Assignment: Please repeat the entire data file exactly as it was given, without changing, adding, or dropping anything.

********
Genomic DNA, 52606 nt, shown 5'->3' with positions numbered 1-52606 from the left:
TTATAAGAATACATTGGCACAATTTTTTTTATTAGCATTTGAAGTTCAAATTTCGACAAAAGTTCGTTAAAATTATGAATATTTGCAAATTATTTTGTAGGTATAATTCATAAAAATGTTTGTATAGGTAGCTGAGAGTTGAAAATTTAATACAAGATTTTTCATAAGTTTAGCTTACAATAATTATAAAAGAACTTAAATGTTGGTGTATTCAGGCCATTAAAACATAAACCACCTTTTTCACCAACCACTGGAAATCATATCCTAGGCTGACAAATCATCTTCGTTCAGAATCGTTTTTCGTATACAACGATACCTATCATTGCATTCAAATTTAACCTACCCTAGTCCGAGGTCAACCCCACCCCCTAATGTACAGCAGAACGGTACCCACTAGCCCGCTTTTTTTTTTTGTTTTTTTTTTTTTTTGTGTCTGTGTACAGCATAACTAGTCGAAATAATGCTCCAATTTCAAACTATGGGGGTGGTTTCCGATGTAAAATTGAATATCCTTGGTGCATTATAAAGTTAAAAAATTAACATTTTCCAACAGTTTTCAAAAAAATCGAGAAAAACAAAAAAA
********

Genomic DNA, 52606 nt, shown 5'->3' with positions numbered 1-52606 from the left:
TTATAAGAATACATTGGCACAATTTTTTTTATTAGCATTTGAAGTTCAAATTTCGACAAAAGTTCGTTAAAATTATGAATATTTGCAAATTATTTTGTAGGTATAATTCATAAAAATGTTTGTATAGGTAGCTGAGAGTTGAAAATTTAATACAAGATTTTTCATAAGTTTAGCTTACAATAATTATAAAAGAACTTAAATGTTGGTGTATTCAGGCCATTAAAACATAAACCACCTTTTTCACCAACCACTGGAAATCATATCCTAGGCTGACAAATCATCTTCGTTCAGAATCGTTTTTCGTATACAACGATACCTATCATTGCATTCAAATTTAACCTACCCTAGTCCGAGGTCAACCCCACCCCCTAATGTACAGCAGAACGGTACCCACTAGCCCGCTTTTTTTTTTTGTTTTTTTTTTTTTTTGTGTCTGTGTACAGCATAACTAGTCGAAATAATGCTCCAATTTCAAACTATGGGGGTGGTTTCCGATGTAAAATTGAATATCCTTGGTGCATTATAAAGTTAAAAAATTAACATTTTCCAACAGTTTTCAAAAAAATCGAGAAAAACAAAAAAA